Five years ago, when a builder wanted to build green—or even understand what green was—he had to dig around for information on products, techniques, and systems. Today, it’s the opposite. There’s quite a bit of green “noise” out in the industry as the myriad green programs jockey for the attention of builders, manufacturers, and buyers.
On our pages we’ve talked about the pros and cons of LEED for Homes
, the National Green Building Standard
, Energy Star
, and local green building programs. And today, a builder is quick to point out how many points his homes have earned in a particular green rating program.
But what about the builder who’s actually building the house? Green Builder College
(owned by our parent company Green Builder Media) is an online green building program that certifies the builder—not the home. We decided to check in with some of the attendees and graduates of the program to find out how online educational platform helps them achieve building success and to find out what they are building today.
Science, Not Points
Successful green builders who have been building sustainably for years are students of building science. They are not builders who have simply continued to build as usual but popped in a few recycled products or a high-efficiency HVAC.
“I’ve always wanted to know the science to building,” says Tom Bockenstedt, president of B&H Builders
in Iowa City, Iowa. “I have pursued green education with groups that fit my philosophy; it was never to chase points; chasing points is not being green.”
Bockenstedt, who used to build custom homes but is currently building 20-22 homes in the $220,000 and under market, took the first level of Green Builder College in 2008 and is going through the process of taking level two. “If nothing else, taking courses is a review of the concepts I already knew. But it is important as a refresher and really helps.” Bockenstedt pulls out his hard copy of the course and leafs through it to remind himself of the concepts and to keep his company on the green building course.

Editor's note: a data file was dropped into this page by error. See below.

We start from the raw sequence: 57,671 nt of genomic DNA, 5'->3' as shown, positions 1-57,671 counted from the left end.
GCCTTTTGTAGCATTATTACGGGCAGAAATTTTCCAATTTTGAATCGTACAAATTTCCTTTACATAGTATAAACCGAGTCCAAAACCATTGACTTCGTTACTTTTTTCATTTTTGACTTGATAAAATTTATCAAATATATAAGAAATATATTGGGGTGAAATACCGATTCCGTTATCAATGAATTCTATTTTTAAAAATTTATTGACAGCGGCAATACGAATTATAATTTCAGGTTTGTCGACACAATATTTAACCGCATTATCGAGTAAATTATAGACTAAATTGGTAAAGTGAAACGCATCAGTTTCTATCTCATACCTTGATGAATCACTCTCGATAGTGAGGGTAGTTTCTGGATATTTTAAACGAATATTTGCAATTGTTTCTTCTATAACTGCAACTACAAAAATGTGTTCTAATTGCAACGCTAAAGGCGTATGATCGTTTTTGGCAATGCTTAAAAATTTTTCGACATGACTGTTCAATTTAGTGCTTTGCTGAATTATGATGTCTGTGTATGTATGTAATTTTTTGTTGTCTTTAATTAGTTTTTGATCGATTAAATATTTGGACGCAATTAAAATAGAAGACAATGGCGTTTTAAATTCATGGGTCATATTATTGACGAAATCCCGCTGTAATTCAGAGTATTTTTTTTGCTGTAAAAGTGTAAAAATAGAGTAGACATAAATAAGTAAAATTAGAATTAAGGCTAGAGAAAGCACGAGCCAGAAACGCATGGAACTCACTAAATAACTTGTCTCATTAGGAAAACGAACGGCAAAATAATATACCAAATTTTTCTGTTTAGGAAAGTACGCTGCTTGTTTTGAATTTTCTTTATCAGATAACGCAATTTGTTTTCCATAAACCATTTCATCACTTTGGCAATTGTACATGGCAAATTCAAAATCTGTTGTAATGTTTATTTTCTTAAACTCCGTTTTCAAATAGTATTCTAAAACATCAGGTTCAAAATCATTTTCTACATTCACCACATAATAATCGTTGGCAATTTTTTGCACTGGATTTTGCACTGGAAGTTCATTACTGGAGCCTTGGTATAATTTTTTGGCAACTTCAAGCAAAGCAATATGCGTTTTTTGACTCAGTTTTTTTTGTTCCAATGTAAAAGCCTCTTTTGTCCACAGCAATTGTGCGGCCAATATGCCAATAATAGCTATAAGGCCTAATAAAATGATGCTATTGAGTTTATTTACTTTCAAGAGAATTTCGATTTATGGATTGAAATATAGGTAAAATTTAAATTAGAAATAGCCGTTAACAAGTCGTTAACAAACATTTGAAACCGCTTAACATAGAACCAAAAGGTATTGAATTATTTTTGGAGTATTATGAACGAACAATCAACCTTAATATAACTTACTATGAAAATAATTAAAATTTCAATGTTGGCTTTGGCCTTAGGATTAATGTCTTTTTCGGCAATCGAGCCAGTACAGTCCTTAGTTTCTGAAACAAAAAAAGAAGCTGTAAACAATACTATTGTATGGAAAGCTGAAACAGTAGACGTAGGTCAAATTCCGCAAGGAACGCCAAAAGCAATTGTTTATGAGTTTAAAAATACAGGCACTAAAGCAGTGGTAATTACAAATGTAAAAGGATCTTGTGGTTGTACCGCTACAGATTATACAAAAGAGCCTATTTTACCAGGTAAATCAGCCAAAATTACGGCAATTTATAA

While Bockenstedt now uses the basic green course as a review, he theorizes that many builders are not practicing at even a basic level. “I question whether other builders are as knowledgeable about the science of building as they should be. We have such a systemized construction process that the trades become the ‘doers,’ but they don’t always understand why they are doing what they do and that can cause some problems.”
John Freer, a consultant and president of Riverworks
out of Missoula, Mont., has a lot of experience with certification. He is a LEED AP and a verifier for the NAHB National Green Building Standard. For him, continuing education is about constant improvement. “If you are going to call yourself a green builder, you need to be a student of the building sciences, and even though I’ve built and been in the industry for 30 years there’s a lot of information out there that I don’t know and it’s always good to see other perspectives from other markets.”
Freer completed both levels of Green Builder College. “It helped me look at how I do things and gave me tools to enhance what we do.” Freer points to the industry problem of most builders being small volume and who still swing a hammer and think if they read a few magazine articles they will have green down pat. “You have to get in depth in building science and learn how everything works and ties together. You have to learn before you what you don’t know,” Freer adds.
As an example, through Green Builder College, Freer started really looking into the hidden ways air gets in and out of a house. “Maybe a better way to deal with air leaks is to test at several different points along the way instead of just at the end.” This way, problems can be addressed along the time line of the build.